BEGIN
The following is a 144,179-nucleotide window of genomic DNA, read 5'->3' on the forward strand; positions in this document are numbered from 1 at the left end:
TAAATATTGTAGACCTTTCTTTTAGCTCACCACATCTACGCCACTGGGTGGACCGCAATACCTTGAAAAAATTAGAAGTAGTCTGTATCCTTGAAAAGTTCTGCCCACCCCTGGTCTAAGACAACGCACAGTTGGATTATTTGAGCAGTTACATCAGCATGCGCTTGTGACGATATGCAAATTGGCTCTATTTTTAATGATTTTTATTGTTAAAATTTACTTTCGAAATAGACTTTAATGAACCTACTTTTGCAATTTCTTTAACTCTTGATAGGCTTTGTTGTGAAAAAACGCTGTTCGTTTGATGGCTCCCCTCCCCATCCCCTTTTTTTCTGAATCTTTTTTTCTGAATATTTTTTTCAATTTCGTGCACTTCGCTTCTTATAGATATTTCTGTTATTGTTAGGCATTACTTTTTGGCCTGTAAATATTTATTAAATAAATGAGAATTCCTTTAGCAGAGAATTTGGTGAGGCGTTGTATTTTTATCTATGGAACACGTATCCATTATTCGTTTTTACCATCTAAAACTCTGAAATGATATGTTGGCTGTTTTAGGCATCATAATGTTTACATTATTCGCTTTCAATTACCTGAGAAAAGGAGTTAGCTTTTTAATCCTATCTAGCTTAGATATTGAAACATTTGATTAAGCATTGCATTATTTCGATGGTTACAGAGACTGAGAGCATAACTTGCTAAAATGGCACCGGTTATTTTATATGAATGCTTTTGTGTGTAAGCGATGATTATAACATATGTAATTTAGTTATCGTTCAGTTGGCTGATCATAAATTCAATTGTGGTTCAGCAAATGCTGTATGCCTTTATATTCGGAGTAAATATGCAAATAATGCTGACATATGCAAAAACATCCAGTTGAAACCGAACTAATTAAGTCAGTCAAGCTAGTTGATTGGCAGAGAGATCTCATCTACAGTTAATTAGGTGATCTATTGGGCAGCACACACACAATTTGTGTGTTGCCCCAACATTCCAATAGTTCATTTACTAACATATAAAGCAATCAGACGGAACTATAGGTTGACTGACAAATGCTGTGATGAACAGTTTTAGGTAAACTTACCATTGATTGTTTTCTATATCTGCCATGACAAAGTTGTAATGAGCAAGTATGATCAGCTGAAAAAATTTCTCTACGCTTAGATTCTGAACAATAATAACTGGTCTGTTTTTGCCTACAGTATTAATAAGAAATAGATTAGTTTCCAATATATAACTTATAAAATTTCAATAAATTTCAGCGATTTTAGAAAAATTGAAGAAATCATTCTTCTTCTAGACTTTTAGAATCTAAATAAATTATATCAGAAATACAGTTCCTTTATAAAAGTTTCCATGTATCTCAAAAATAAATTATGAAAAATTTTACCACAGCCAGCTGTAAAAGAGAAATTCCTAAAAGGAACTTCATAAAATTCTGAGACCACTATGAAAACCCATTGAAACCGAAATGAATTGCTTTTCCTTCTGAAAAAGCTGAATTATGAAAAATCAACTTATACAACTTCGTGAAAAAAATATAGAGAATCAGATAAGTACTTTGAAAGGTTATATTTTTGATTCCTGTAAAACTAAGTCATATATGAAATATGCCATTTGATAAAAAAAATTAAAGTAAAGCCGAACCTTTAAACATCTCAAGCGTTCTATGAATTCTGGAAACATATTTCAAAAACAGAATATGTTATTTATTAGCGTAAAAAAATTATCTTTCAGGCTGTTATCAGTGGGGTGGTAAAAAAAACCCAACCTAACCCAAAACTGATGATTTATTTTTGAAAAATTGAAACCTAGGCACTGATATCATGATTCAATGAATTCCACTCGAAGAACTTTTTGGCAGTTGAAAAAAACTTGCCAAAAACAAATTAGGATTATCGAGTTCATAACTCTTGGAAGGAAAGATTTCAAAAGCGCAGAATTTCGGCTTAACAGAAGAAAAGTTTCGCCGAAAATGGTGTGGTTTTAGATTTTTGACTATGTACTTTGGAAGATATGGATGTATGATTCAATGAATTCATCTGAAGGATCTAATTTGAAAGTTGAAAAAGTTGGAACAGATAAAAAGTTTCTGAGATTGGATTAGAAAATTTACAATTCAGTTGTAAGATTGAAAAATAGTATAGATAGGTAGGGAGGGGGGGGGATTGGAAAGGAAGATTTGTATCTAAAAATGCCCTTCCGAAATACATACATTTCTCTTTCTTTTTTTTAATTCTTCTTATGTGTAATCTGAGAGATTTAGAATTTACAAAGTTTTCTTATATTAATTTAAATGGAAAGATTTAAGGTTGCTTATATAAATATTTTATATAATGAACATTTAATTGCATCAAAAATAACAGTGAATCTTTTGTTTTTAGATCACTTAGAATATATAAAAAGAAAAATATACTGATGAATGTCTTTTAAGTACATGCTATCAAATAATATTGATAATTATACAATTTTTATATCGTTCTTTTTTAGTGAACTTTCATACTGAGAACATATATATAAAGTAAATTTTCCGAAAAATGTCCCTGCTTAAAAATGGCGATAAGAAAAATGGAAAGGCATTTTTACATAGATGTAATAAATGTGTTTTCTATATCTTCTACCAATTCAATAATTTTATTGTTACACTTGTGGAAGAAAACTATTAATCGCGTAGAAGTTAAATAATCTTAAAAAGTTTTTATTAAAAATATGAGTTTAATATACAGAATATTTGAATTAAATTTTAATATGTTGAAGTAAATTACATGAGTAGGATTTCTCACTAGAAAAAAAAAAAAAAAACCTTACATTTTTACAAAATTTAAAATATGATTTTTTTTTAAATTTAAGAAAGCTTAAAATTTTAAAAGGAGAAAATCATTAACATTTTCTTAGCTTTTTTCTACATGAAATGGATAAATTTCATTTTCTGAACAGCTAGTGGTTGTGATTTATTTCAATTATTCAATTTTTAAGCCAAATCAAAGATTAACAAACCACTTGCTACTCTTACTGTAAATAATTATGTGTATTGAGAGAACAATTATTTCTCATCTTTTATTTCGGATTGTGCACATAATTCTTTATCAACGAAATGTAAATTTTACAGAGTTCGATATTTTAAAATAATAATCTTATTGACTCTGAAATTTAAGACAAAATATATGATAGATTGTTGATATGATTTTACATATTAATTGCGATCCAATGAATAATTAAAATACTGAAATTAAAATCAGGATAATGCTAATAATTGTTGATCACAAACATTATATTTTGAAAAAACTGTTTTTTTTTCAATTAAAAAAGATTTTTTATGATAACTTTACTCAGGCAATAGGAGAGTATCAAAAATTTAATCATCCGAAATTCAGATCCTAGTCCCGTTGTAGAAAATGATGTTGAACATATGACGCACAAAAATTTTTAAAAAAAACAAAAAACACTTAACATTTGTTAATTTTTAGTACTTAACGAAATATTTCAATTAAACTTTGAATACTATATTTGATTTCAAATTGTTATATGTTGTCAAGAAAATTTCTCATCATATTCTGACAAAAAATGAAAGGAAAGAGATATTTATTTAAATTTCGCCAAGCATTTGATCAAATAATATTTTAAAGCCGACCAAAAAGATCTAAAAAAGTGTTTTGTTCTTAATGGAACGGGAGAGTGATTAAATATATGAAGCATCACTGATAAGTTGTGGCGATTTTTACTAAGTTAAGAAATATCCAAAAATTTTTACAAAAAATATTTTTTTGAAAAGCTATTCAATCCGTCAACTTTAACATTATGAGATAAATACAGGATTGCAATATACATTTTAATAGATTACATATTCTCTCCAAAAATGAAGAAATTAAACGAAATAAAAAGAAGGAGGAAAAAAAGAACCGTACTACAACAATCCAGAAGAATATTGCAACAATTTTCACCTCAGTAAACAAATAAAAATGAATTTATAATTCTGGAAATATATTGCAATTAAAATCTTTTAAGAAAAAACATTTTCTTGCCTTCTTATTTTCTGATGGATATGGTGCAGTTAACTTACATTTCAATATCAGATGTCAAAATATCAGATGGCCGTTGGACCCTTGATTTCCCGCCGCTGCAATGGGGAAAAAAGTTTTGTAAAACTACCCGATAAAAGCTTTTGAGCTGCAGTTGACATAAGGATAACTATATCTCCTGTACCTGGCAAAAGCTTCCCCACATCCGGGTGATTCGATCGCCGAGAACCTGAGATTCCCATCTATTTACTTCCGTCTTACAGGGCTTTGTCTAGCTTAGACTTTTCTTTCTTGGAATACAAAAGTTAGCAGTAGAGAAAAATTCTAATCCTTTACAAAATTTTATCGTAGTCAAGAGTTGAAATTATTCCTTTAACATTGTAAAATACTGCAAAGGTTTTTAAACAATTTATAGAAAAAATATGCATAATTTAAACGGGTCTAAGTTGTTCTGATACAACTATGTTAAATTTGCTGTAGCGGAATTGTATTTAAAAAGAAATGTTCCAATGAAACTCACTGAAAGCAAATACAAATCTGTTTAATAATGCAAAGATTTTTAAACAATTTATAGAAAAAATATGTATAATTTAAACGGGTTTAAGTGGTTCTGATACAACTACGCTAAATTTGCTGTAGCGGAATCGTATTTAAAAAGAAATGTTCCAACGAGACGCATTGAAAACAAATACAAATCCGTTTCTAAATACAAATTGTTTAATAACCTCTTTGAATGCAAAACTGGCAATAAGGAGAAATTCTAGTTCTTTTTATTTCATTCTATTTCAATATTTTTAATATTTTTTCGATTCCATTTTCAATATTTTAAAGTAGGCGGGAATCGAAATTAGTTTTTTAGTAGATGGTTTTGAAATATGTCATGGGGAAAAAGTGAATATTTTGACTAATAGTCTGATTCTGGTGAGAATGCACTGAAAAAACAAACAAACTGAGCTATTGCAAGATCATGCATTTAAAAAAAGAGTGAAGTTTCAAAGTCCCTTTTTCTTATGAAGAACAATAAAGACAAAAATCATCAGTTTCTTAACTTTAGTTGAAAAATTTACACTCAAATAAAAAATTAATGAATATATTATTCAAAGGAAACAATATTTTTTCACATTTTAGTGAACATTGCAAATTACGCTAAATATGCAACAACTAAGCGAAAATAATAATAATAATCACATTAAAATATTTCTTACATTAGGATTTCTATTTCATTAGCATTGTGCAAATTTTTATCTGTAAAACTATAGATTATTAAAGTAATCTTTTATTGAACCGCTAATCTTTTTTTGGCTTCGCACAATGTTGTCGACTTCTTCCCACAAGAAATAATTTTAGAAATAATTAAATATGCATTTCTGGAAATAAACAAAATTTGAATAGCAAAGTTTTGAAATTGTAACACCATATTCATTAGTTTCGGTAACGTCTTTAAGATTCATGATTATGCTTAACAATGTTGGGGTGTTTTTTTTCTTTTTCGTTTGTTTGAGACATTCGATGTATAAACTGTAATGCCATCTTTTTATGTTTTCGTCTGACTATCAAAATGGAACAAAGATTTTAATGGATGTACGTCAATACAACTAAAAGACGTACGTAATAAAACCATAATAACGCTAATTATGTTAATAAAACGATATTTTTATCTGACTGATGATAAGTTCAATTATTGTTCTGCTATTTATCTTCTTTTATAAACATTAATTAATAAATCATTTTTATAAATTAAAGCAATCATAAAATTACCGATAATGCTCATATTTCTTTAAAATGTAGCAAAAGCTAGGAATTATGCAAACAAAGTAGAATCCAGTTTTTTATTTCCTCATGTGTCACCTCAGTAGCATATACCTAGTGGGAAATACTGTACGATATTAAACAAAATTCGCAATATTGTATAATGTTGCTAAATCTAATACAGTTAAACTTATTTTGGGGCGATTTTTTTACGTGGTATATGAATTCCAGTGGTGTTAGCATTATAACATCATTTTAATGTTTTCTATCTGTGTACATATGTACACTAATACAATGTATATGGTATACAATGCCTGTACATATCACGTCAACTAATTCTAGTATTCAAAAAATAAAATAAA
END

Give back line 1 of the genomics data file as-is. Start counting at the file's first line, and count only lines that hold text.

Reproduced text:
The following is a 144,179-nucleotide window of genomic DNA, read 5'->3' on the forward strand; positions in this document are numbered from 1 at the left end: